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Partnerships for enhanced engagement in research (PEER) SCIENCE
Cycle 2 (2012 Deadline)

Connecting science and management through biodiversity research and collaboration

PI: Made Pharmawati (Universitas Udayana)
U.S. Partners: Forest Rohwer (San Diego State University) and Paul H. Barber (University of California, Los Angeles)
Project Dates: August 2013 to March 2018
 

Indonesian Picture A
Eka Fibayani Imaniar, a fourth-year undergraduate student, harvests seagrasses at Sindhu Beach, Bali, under the supervision of I Made Pharmawati, left (Photo courtesy Dr. Pharmawati).

Indonesia has almost 80,000 km of coastline surrounded by human development; almost 50 percent of Indonesia’s 240 million inhabitants rely heavily on coastal areas for their livelihood and as source of protein. More than 60 percent of the population’s protein intake is derived from fish and other ocean-related products. Despite an increasing conservation focus throughout Indonesia, coastal environmental degradation is still growing exponentially and fisheries are still not properly managed. Addressing degradation of key coastal habitats and achieving proper fisheries management are essential in reducing pressures on marine ecosystems and threats to coral reef fish. This project has two primary focus areas. The first is coastal sea grass, a coastal ecosystem that receives little attention but is a critical nursery ground for economically important coastal fisheries. The second is humphead wrasse fisheries, the habitats of an extremely valuable reef fish that is being rapidly depleted throughout Indonesia and the Coral Triangle.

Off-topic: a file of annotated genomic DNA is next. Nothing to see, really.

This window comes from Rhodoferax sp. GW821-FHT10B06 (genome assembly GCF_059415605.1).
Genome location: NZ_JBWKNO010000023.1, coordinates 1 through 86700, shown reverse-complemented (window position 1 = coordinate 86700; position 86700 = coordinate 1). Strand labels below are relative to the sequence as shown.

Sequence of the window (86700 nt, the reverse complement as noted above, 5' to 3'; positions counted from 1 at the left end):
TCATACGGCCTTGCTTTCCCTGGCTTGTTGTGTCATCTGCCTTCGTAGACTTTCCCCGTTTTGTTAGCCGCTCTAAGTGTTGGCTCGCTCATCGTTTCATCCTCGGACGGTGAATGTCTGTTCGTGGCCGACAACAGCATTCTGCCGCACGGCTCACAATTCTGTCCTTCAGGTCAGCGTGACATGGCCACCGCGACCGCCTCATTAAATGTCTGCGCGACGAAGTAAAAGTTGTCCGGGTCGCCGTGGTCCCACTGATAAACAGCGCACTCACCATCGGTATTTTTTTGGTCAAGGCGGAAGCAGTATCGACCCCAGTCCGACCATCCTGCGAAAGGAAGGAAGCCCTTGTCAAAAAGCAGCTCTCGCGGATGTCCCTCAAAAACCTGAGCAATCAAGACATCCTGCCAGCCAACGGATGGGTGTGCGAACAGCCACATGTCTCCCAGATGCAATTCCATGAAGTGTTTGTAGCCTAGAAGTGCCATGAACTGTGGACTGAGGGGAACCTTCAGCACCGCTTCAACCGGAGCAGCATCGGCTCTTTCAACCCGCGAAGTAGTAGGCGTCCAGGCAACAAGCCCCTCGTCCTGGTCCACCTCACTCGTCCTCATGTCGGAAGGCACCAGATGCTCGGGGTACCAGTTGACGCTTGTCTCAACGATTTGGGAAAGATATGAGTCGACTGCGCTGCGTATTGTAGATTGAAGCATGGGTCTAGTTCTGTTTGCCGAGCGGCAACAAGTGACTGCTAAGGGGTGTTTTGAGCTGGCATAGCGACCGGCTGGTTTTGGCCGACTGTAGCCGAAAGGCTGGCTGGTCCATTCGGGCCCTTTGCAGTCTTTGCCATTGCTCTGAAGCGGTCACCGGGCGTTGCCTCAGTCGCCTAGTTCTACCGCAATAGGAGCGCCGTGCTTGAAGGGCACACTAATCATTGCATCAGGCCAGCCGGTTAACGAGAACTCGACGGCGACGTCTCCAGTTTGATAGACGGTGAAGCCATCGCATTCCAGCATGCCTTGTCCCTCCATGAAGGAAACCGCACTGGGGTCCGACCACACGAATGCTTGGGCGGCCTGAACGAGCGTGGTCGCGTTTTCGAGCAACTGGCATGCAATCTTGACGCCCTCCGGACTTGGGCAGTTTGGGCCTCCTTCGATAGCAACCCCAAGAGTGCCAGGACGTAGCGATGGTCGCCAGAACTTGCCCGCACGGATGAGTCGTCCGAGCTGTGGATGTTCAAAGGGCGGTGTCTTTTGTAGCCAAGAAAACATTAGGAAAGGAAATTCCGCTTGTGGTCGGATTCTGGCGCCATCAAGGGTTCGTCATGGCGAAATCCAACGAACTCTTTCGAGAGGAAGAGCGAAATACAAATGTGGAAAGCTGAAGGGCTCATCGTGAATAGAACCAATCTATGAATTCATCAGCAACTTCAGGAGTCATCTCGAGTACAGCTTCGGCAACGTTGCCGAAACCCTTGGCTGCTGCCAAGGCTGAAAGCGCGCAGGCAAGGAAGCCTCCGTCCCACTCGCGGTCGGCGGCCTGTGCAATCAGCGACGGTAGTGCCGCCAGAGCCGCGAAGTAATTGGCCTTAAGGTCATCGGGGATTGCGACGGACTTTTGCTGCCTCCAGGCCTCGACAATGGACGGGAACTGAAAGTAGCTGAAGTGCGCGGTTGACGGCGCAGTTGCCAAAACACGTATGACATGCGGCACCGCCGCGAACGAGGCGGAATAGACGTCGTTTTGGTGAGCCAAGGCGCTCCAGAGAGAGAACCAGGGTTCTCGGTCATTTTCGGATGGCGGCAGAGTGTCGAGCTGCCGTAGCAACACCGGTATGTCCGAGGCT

Using genetic methods, the researchers will describe sea grass genetic diversity throughout Indonesia and identify those regions of the country most susceptible to environmental threats, including climate change. The result will be useful in helping marine managers determine which areas need to be prioritized for conservation efforts. The scientists will also investigate humphead wrasse fisheries in western Indonesia, supplementing fisheries data with information on habitat community connectivity and parentage analysis that could aid the Indonesian government in effectively managing these fisheries. This information is particularly important in assuring that the fisheries activities sustainable while at the same time assuring a reliable basis for livelihoods in this area. While many universities and research institutions have started using genetics techniques, Indonesian research capacity in genetics is still relatively small. A key goal of this project is to promote genetic methods, which will provide significant training opportunities to the broader Indonesian scientific community by involving more than 10 universities across the country. By increasing their technical capabilities, Indonesian scientists will be able to increase their involvement in the global scientific community. Thus, this project should help to advance the Indonesian science community while producing scientifically reliable data that will promote the better management of marine environments by conservationists. 
Summary of Recent Activities